Dr Beth Breeze, director of the Centre for Philanthropy at the University of Kent, which conducted the evaluation and wrote the final report, notes: “Asking for money is rarely easy, and this evaluation demonstrates the immense value of investing in schemes that help organisations to do more, and more sustainable, fundraising. This final report not only describes the success of this particular scheme, it also includes useful information about donor behaviour, and how any charitable organisation can assess its readiness to embark on building or growing an endowment, which will keep them on a surer financial footing for the future.”
The Bowes Museum in Barnard Castle, County Durham received £1m towards creating a £2m endowment fund. It will now generate income to support the museum’s internationally significant collections of fine and decorative arts including its famous Silver Swan, a musical automaton dating from 1773.
As a young charity, new to fundraising, asking people for donations was a relatively new concept for the organisation. Previously the museum had relied largely upon local authority funding but was aware that it needed to diversify its income streams to protect it from future public sector funding cuts.
The Catalyst Endowment grant enabled the museum to tap into donors in a way it hadn’t been able to before. As well as HLF offering matched funding, donors were drawn into the concept and also gave to the fund along similar lines. A triple match-funding offer was put in place. So, for every £10 with Gift Aid the museum raised, one of the museum’s long-standing donors doubled it to £25, The Friend of The Bowes Museum doubled that to £50, and HLF doubled it in the endowment. In effect every £10 raised with Gift Aid, became £100 in the endowment.
The Painted Hall and Chapel at the Old Royal Naval College, Greenwich received £1m towards creating a £2m endowment fund. It will now generate income to support the conservation and running of these two buildings, designed by Sir Christopher Wren and situated in a UNESCO World Heritage Site.
Rather than targeting larger donors, the Old Royal Naval College team focussed on donation box fundraising and spent time training and engaging staff in the process of fundraising. It represented a huge cultural shift for the organisation which it has been able to continue.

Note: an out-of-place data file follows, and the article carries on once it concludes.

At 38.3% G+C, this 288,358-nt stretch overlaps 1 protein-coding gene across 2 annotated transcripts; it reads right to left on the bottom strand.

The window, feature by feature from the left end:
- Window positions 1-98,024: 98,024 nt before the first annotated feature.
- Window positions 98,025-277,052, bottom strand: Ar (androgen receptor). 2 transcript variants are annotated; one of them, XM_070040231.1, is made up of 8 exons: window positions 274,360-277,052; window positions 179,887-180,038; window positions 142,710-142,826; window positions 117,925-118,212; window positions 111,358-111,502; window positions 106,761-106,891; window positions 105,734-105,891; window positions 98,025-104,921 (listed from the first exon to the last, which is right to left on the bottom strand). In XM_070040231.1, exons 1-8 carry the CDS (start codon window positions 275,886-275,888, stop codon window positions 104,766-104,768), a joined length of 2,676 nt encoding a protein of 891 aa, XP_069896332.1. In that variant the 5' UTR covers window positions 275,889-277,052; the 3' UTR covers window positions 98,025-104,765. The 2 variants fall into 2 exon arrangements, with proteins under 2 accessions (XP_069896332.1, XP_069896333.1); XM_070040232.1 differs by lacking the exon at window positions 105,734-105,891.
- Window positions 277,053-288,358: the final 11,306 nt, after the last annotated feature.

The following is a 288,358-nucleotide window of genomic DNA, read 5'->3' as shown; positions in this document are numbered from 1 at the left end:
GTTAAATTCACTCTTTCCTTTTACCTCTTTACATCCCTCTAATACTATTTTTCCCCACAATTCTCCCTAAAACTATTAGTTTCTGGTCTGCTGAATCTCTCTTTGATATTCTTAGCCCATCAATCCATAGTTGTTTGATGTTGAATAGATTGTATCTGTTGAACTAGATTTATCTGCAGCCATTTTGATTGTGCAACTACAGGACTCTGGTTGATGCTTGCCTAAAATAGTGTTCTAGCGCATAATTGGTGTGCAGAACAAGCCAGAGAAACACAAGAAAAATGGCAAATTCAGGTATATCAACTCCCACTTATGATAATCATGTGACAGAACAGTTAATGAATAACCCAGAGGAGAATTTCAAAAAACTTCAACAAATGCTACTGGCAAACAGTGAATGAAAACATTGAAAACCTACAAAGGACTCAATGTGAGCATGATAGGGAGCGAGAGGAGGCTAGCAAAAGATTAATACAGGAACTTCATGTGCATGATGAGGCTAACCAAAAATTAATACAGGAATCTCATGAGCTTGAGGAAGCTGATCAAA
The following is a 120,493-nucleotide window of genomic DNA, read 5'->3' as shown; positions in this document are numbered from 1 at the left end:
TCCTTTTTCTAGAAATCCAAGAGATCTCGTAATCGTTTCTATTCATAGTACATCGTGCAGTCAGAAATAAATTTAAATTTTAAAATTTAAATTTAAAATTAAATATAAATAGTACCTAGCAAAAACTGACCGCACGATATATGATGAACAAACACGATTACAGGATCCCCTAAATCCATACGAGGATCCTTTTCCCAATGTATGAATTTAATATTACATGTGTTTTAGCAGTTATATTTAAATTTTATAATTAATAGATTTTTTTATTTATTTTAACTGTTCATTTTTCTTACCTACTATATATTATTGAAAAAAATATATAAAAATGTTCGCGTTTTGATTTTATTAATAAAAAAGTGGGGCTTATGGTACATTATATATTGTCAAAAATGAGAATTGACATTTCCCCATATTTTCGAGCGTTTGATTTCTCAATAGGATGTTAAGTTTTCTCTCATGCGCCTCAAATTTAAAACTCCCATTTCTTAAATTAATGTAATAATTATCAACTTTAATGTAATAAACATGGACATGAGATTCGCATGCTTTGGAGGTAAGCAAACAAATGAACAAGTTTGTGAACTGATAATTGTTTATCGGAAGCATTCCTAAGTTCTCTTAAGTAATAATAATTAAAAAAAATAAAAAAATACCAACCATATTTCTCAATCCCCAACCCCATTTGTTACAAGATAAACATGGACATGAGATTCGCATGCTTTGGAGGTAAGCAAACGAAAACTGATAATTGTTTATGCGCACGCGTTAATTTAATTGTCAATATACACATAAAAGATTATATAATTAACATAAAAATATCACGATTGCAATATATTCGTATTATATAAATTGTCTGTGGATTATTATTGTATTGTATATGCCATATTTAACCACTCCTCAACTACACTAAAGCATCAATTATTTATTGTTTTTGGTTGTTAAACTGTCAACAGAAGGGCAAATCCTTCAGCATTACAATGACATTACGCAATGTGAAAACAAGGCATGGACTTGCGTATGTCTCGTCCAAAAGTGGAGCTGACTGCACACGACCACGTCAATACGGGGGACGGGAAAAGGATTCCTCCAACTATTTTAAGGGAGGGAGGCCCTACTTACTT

Building on Catalyst Endowments, HLF launched Heritage Endowments in 2016. 15 heritage organisations awarded match-funding grants up to £250,000, £500,000 or £1m are due to complete during 2021. The early feedback from these projects and learning from the Catalyst projects will inform our next Strategic funding framework, which will be announced towards the end of 2018.
Notes to Editors
HLF Catalyst: Endowment grantees
- Abbotsford Trust
- Arnos Vale Cemetery Trust
- Ashmolean Museum of Art and Archaeology
- Bowes Museum
- British Library
- Churches Conservation Trust
- Dulwich Picture Gallery
- The Governors of Belfast Library & Society for Promoting Knowledge
- Greenwich Foundation for the Old Royal Naval College
- Holburne Museum
- Holocaust Centre
- John Clare Trust
- Lakeland Arts Trust
- Lincoln Cathedral
- London Wildlife Trust
- Mary Rose Trust
- National Horseracing Museum
- National Museum of the Royal Navy
- National Portrait Gallery
- Pallant House Gallery
- Peterborough Cathedral
- Severn Valley Railway
- Sir John Soane’s Museum
- South Tyneside Railway Preservation Society
- SS Great Britain
- St Martin-in-the-Fields PCC
- Strawberry Hill Trust
- Tank Museum
- Victoria and Albert Museum
- Watts Gallery Trust
- The Wiener Library Institute of Contemporary History
Catalyst: Endowments was a partnership between: DCMS; HLF; and Arts Council England (ACE).
Part of a wider Catalyst programme, it was designed to enable arts and heritage organisations to diversify their income streams, attract significantly more funding by increasing their fundraising potential and help them to develop and explore innovative new approaches to securing private giving.
The £100m Catalyst fund was invested through:
- Catalyst: Endowments: a £55m scheme jointly funded by DCMS, ACE and the HLF.
- Catalyst Arts: a £30m ACE capacity building and match funding scheme
- Catalyst Arts and Catalyst Heritage fundraising capacity building programme: a £7m ACE fundraising capacity building small grant scheme; and a £5m HLF investment in capacity building, including a small grant scheme
- ACE also invested £3m in a programme of learning and knowledge sharing.